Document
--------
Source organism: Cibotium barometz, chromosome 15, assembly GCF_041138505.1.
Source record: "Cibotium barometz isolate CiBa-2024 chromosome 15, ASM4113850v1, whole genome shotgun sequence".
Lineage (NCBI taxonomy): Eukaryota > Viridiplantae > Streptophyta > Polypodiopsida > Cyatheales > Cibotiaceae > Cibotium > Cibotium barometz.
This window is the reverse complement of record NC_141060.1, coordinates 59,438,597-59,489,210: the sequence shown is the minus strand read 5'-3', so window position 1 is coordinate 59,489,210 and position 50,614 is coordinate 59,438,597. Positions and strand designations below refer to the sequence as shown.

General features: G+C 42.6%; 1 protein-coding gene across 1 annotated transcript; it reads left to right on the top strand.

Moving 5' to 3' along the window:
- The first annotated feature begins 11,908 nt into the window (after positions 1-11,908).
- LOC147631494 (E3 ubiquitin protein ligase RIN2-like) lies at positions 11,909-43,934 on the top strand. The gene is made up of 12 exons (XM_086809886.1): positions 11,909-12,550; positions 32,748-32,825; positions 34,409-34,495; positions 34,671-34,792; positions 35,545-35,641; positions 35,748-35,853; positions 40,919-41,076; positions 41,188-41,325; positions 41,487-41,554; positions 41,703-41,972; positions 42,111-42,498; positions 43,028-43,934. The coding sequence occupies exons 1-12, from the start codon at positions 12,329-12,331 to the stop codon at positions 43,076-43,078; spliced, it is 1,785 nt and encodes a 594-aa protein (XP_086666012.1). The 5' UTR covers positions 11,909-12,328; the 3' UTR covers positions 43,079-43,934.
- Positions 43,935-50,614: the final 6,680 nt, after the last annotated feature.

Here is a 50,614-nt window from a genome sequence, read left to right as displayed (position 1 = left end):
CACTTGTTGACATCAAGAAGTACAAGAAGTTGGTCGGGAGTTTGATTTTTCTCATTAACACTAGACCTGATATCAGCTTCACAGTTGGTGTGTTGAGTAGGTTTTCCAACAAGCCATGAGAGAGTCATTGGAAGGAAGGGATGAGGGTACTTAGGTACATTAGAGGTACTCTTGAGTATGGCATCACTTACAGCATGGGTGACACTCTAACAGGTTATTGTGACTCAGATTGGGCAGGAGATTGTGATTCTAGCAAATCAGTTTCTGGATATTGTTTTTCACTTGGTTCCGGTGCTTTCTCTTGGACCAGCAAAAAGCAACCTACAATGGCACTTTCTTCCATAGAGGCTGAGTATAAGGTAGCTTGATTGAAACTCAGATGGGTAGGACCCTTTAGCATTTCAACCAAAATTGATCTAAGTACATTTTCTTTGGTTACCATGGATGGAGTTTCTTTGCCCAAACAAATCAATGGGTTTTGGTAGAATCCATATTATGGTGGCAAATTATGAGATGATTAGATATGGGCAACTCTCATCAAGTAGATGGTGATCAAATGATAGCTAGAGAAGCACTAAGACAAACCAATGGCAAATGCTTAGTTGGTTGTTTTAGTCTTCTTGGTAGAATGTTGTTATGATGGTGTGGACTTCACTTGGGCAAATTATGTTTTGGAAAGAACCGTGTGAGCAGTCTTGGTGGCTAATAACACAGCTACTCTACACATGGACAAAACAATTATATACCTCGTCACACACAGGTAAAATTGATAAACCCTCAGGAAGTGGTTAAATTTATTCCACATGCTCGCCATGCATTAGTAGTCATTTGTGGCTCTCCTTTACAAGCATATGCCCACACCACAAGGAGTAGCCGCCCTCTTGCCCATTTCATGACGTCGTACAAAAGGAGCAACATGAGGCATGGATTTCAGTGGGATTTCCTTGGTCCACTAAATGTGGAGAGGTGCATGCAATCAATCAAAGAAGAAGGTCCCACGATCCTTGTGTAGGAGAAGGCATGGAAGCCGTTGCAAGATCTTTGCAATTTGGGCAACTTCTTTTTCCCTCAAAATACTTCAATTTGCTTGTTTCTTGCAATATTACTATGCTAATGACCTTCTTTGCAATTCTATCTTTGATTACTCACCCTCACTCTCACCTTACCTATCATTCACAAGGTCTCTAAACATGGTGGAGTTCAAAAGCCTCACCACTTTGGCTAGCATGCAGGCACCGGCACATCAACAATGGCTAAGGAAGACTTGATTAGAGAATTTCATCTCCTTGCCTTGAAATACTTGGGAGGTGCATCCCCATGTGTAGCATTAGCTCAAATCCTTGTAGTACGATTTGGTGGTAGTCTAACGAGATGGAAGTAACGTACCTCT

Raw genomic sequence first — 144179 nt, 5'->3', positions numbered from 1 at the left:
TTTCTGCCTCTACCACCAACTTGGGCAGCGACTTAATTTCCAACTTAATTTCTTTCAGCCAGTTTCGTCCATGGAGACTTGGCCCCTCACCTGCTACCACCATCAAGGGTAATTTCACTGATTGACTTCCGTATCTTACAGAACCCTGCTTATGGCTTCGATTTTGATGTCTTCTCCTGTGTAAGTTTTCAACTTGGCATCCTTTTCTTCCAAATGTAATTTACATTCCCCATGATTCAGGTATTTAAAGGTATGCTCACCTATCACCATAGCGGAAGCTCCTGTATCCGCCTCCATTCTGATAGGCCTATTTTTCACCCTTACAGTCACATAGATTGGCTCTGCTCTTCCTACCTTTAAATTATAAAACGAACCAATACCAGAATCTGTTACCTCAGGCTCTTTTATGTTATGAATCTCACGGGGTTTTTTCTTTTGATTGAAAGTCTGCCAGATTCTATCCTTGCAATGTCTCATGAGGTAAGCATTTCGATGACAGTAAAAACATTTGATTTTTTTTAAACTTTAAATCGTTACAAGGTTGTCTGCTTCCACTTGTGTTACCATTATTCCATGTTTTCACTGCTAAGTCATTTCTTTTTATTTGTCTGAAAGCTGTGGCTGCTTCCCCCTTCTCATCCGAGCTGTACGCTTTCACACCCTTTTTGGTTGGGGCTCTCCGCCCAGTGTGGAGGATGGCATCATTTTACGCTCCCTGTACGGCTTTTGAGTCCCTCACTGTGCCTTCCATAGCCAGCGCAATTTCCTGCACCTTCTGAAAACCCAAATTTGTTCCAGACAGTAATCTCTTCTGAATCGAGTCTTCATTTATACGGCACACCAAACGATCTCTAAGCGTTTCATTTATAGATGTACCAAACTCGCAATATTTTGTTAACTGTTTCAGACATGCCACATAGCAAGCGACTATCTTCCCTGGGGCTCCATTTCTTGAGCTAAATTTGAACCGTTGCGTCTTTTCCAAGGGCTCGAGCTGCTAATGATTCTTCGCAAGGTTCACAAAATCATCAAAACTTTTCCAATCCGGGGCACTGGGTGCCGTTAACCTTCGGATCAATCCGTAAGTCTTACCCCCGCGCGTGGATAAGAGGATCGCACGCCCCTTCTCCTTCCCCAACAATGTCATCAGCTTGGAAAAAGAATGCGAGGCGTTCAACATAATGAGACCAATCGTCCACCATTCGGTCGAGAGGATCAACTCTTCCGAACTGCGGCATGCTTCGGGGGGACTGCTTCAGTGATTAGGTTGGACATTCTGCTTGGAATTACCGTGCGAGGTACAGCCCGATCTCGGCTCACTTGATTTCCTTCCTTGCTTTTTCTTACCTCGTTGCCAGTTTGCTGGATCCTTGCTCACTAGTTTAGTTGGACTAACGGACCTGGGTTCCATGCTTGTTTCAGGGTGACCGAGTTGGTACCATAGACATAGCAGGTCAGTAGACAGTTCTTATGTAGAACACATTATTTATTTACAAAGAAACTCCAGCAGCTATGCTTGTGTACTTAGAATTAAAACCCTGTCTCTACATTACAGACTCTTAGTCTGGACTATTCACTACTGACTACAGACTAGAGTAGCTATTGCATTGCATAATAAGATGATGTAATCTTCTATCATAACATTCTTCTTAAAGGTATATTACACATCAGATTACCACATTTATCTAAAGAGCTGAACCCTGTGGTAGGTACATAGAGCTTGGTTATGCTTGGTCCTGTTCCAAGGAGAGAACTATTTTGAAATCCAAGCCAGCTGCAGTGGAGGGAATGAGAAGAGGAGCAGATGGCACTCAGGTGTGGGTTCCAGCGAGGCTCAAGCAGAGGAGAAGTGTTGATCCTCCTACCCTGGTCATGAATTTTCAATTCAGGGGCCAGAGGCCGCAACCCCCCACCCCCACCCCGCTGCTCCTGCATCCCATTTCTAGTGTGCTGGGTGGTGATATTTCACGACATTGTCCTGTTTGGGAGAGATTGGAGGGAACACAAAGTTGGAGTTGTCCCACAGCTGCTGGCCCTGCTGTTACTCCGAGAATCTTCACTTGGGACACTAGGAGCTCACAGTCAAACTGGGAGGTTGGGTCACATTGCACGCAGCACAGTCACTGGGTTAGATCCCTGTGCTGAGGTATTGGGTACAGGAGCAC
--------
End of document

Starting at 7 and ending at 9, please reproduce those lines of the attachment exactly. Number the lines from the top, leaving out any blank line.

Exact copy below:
- The first annotated feature begins 11,908 nt into the window (after positions 1-11,908).
- LOC147631494 (E3 ubiquitin protein ligase RIN2-like) lies at positions 11,909-43,934 on the top strand. The gene is made up of 12 exons (XM_086809886.1): positions 11,909-12,550; positions 32,748-32,825; positions 34,409-34,495; positions 34,671-34,792; positions 35,545-35,641; positions 35,748-35,853; positions 40,919-41,076; positions 41,188-41,325; positions 41,487-41,554; positions 41,703-41,972; positions 42,111-42,498; positions 43,028-43,934. The coding sequence occupies exons 1-12, from the start codon at positions 12,329-12,331 to the stop codon at positions 43,076-43,078; spliced, it is 1,785 nt and encodes a 594-aa protein (XP_086666012.1). The 5' UTR covers positions 11,909-12,328; the 3' UTR covers positions 43,079-43,934.
- Positions 43,935-50,614: the final 6,680 nt, after the last annotated feature.